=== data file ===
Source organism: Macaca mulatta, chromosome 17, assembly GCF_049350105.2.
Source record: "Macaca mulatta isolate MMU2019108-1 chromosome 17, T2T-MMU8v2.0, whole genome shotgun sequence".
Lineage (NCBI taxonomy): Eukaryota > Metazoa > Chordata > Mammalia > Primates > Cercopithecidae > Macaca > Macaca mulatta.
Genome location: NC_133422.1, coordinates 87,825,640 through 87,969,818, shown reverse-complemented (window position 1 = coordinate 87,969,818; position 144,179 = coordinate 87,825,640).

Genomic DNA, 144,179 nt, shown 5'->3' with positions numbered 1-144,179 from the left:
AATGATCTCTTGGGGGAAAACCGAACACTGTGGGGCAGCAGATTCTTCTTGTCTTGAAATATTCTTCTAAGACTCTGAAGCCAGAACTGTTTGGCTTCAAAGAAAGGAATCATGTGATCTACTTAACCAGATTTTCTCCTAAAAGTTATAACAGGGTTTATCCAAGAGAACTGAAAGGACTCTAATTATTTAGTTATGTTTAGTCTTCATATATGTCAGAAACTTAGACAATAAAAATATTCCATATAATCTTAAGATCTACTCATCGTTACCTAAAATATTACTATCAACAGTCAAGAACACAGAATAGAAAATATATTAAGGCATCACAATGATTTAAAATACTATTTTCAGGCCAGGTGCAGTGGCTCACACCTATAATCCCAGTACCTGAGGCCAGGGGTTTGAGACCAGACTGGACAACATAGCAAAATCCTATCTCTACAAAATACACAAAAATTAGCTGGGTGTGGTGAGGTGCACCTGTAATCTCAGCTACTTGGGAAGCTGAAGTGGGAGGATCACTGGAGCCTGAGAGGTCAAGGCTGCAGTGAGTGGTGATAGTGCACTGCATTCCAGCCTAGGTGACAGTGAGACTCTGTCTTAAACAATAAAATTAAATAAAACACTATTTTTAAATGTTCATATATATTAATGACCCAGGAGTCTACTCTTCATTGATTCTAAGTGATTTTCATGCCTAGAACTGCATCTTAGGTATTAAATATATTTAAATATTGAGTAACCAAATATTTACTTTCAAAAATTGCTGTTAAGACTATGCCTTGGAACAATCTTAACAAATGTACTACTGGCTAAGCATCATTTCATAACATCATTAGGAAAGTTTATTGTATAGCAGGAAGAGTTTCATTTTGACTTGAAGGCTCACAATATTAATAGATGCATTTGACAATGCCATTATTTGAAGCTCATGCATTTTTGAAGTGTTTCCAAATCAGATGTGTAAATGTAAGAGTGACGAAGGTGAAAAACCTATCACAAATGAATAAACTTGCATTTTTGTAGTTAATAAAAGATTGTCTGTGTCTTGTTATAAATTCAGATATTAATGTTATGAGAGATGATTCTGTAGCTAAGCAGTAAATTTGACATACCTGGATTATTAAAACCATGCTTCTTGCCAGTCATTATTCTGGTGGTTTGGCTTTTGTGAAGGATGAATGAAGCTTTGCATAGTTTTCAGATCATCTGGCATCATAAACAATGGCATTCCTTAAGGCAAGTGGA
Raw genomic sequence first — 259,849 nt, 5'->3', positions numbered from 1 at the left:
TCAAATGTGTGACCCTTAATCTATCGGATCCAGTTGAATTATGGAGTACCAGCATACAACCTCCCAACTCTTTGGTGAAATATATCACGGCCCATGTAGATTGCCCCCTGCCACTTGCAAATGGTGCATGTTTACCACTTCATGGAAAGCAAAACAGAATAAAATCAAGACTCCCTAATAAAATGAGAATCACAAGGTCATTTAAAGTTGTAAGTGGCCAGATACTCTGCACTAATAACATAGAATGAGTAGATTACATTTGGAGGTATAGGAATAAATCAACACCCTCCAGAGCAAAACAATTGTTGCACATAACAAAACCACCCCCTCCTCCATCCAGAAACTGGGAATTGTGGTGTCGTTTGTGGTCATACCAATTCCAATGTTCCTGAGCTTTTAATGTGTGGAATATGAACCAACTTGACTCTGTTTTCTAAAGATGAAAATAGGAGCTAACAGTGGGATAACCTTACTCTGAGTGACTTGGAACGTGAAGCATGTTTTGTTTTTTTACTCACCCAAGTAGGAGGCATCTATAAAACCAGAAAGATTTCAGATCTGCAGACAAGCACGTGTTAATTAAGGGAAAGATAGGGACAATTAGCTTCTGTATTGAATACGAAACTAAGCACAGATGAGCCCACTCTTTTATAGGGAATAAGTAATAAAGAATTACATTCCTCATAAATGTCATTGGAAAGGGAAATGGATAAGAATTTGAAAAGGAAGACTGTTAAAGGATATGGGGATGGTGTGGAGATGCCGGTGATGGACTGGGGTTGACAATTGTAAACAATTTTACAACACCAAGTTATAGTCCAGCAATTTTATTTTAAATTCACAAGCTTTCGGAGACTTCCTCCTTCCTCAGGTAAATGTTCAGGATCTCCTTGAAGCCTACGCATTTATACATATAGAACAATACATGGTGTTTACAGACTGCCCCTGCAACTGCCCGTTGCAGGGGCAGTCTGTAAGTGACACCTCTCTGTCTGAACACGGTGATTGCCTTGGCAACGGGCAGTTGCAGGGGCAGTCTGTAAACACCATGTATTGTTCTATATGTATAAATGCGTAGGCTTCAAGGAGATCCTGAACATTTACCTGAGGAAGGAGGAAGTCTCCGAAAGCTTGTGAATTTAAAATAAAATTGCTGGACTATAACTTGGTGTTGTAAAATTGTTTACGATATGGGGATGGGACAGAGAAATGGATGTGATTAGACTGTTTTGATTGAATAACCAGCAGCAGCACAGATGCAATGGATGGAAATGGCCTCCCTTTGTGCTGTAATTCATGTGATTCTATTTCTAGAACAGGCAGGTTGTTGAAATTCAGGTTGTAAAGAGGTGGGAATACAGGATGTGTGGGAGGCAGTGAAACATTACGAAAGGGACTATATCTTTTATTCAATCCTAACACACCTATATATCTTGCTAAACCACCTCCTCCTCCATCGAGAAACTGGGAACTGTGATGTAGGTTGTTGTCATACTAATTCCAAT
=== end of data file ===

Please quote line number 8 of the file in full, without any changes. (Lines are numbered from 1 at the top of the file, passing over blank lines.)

TCAAATGTGTGACCCTTAATCTATCGGATCCAGTTGAATTATGGAGTACCAGCATACAACCTCCCAACTCTTTGGTGAAATATATCACGGCCCATGTAGATTGCCCCCTGCCACTTGCAAATGGTGCATGTTTACCACTTCATGGAAAGCAAAACAGAATAAAATCAAGACTCCCTAATAAAATGAGAATCACAAGGTCATTTAAAGTTGTAAGTGGCCAGATACTCTGCACTAATAACATAGAATGAGTAGATTACATTTGGAGGTATAGGAATAAATCAACACCCTCCAGAGCAAAACAATTGTTGCACATAACAAAACCACCCCCTCCTCCATCCAGAAACTGGGAATTGTGGTGTCGTTTGTGGTCATACCAATTCCAATGTTCCTGAGCTTTTAATGTGTGGAATATGAACCAACTTGACTCTGTTTTCTAAAGATGAAAATAGGAGCTAACAGTGGGATAACCTTACTCTGAGTGACTTGGAACGTGAAGCATGTTTTGTTTTTTTACTCACCCAAGTAGGAGGCATCTATAAAACCAGAAAGATTTCAGATCTGCAGACAAGCACGTGTTAATTAAGGGAAAGATAGGGACAATTAGCTTCTGTATTGAATACGAAACTAAGCACAGATGAGCCCACTCTTTTATAGGGAATAAGTAATAAAGAATTACATTCCTCATAAATGTCATTGGAAAGGGAAATGGATAAGAATTTGAAAAGGAAGACTGTTAAAGGATATGGGGATGGTGTGGAGATGCCGGTGATGGACTGGGGTTGACAATTGTAAACAATTTTACAACACCAAGTTATAGTCCAGCAATTTTATTTTAAATTCACAAGCTTTCGGAGACTTCCTCCTTCCTCAGGTAAATGTTCAGGATCTCCTTGAAGCCTACGCATTTATACATATAGAACAATACATGGTGTTTACAGACTGCCCCTGCAACTGCCCGTTGCAGGGGCAGTCTGTAAGTGACACCTCTCTGTCTGAACACGGTGATTGCCTTGGCAACGGGCAGTTGCAGGGGCAGTCTGTAAACACCATGTATTGTTCTATATGTATAAATGCGTAGGCTTCAAGGAGATCCTGAACATTTACCTGAGGAAGGAGGAAGTCTCCGAAAGCTTGTGAATTTAAAATAAAATTGCTGGACTATAACTTGGTGTTGTAAAATTGTTTACGATATGGGGATGGGACAGAGAAATGGATGTGATTAGACTGTTTTGATTGAATAACCAGCAGCAGCACAGATGCAATGGATGGAAATGGCCTCCCTTTGTGCTGTAATTCATGTGATTCTATTTCTAGAACAGGCAGGTTGTTGAAATTCAGGTTGTAAAGAGGTGGGAATACAGGATGTGTGGGAGGCAGTGAAACATTACGAAAGGGACTATATCTTTTATTCAATCCTAACACACCTATATATCTTGCTAAACCACCTCCTCCTCCATCGAGAAACTGGGAACTGTGATGTAGGTTGTTGTCATACTAATTCCAAT